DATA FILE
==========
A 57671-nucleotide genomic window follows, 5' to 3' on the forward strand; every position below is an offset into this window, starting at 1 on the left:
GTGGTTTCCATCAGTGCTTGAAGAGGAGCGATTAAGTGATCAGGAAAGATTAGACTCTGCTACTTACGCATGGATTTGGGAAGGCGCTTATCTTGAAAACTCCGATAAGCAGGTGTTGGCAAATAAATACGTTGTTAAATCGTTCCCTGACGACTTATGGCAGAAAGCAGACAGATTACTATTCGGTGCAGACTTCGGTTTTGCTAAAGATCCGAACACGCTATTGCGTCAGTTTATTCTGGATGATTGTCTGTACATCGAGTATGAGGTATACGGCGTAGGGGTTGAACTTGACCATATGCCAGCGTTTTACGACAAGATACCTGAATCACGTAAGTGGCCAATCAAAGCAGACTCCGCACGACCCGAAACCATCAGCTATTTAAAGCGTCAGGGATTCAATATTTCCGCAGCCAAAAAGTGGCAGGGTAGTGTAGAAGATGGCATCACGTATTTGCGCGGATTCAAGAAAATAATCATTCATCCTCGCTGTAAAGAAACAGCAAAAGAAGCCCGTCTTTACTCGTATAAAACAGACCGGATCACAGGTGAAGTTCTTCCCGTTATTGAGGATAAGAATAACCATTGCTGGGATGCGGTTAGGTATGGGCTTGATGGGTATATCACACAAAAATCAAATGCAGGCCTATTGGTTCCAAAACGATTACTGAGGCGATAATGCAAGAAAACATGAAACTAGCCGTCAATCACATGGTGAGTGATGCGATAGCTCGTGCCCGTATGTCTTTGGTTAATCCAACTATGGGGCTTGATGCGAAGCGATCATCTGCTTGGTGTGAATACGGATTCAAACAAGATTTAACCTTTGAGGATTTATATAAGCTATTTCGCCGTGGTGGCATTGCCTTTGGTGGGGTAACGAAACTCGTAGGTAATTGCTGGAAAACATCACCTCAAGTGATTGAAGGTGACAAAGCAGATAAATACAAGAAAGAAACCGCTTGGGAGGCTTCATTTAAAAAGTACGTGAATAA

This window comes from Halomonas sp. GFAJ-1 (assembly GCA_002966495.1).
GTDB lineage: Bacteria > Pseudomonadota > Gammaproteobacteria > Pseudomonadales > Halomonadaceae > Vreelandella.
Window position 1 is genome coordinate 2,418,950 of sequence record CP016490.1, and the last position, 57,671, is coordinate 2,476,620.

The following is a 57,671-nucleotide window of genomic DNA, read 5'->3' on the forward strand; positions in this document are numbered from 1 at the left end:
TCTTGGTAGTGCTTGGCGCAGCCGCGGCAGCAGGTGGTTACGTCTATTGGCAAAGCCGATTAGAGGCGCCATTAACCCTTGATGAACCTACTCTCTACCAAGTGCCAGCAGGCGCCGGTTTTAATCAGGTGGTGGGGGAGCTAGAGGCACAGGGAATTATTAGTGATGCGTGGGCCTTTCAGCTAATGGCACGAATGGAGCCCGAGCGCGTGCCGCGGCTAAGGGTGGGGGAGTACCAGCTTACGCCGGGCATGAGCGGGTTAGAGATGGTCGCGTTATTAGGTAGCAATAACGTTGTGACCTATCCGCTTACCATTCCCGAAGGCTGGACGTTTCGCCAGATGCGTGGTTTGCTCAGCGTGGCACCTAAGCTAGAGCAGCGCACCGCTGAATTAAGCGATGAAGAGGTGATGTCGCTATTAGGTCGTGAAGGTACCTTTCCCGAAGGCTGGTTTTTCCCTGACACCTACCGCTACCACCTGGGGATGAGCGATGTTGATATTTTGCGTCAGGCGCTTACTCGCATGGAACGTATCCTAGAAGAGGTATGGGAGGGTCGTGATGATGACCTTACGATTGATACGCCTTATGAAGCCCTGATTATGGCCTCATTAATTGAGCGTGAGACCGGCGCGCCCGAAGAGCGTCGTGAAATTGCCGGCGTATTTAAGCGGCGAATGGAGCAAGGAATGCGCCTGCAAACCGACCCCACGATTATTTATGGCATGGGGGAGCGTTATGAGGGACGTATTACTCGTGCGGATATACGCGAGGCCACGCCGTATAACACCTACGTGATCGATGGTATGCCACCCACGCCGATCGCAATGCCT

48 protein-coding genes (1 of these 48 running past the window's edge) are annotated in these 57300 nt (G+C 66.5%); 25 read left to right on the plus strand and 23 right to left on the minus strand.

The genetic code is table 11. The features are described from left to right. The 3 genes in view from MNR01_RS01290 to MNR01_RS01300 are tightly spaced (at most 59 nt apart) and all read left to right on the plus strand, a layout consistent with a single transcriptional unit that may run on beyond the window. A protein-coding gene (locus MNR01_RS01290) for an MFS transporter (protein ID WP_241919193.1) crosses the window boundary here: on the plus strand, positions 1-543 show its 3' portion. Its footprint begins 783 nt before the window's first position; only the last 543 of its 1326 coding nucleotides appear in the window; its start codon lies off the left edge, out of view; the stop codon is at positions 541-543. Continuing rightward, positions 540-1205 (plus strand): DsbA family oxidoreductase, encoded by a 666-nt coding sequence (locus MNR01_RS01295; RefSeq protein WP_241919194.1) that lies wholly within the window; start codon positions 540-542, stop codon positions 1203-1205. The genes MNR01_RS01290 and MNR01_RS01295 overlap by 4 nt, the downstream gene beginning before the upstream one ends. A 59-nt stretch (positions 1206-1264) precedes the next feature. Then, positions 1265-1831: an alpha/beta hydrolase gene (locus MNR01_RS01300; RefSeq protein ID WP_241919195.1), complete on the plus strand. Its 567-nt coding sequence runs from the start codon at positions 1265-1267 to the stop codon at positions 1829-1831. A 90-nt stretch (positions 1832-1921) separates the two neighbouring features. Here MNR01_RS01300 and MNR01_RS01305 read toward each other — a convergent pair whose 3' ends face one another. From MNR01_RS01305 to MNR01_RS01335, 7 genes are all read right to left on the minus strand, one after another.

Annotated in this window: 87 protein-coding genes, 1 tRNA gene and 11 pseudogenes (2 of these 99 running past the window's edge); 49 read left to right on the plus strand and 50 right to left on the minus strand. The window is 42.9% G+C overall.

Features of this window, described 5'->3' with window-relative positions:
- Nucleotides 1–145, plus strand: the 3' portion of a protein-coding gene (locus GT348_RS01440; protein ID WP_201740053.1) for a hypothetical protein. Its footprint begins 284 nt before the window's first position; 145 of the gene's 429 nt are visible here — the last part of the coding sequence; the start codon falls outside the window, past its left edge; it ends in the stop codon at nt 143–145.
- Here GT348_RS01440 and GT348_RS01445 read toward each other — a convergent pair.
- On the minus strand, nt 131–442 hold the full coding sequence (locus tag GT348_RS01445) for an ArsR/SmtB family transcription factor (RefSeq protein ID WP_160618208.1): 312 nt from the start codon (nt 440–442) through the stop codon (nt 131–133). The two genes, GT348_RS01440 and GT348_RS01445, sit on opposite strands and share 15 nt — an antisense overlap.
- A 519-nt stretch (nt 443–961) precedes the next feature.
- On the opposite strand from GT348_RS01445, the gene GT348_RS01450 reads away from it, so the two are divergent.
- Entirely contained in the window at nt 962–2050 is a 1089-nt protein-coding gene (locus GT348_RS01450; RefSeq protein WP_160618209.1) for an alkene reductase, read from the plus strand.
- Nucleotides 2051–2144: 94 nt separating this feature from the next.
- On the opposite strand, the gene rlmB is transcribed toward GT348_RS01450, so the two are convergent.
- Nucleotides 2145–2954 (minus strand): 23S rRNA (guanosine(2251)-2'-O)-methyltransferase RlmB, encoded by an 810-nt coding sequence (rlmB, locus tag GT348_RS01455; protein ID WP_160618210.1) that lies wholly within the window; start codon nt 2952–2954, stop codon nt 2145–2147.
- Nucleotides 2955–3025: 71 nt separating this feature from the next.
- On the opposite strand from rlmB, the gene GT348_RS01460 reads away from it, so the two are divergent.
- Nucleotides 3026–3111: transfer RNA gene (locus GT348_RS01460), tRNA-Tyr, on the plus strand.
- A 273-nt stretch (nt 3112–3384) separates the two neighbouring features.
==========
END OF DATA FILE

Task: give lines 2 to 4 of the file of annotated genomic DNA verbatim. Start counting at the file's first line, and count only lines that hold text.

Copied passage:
GTGGTTTCCATCAGTGCTTGAAGAGGAGCGATTAAGTGATCAGGAAAGATTAGACTCTGCTACTTACGCATGGATTTGGGAAGGCGCTTATCTTGAAAACTCCGATAAGCAGGTGTTGGCAAATAAATACGTTGTTAAATCGTTCCCTGACGACTTATGGCAGAAAGCAGACAGATTACTATTCGGTGCAGACTTCGGTTTTGCTAAAGATCCGAACACGCTATTGCGTCAGTTTATTCTGGATGATTGTCTGTACATCGAGTATGAGGTATACGGCGTAGGGGTTGAACTTGACCATATGCCAGCGTTTTACGACAAGATACCTGAATCACGTAAGTGGCCAATCAAAGCAGACTCCGCACGACCCGAAACCATCAGCTATTTAAAGCGTCAGGGATTCAATATTTCCGCAGCCAAAAAGTGGCAGGGTAGTGTAGAAGATGGCATCACGTATTTGCGCGGATTCAAGAAAATAATCATTCATCCTCGCTGTAAAGAAACAGCAAAAGAAGCCCGTCTTTACTCGTATAAAACAGACCGGATCACAGGTGAAGTTCTTCCCGTTATTGAGGATAAGAATAACCATTGCTGGGATGCGGTTAGGTATGGGCTTGATGGGTATATCACACAAAAATCAAATGCAGGCCTATTGGTTCCAAAACGATTACTGAGGCGATAATGCAAGAAAACATGAAACTAGCCGTCAATCACATGGTGAGTGATGCGATAGCTCGTGCCCGTATGTCTTTGGTTAATCCAACTATGGGGCTTGATGCGAAGCGATCATCTGCTTGGTGTGAATACGGATTCAAACAAGATTTAACCTTTGAGGATTTATATAAGCTATTTCGCCGTGGTGGCATTGCCTTTGGTGGGGTAACGAAACTCGTAGGTAATTGCTGGAAAACATCACCTCAAGTGATTGAAGGTGACAAAGCAGATAAATACAAGAAAGAAACCGCTTGGGAGGCTTCATTTAAAAAGTACGTGAATAA

This window comes from Halomonas sp. GFAJ-1 (assembly GCA_002966495.1).
GTDB lineage: Bacteria > Pseudomonadota > Gammaproteobacteria > Pseudomonadales > Halomonadaceae > Vreelandella.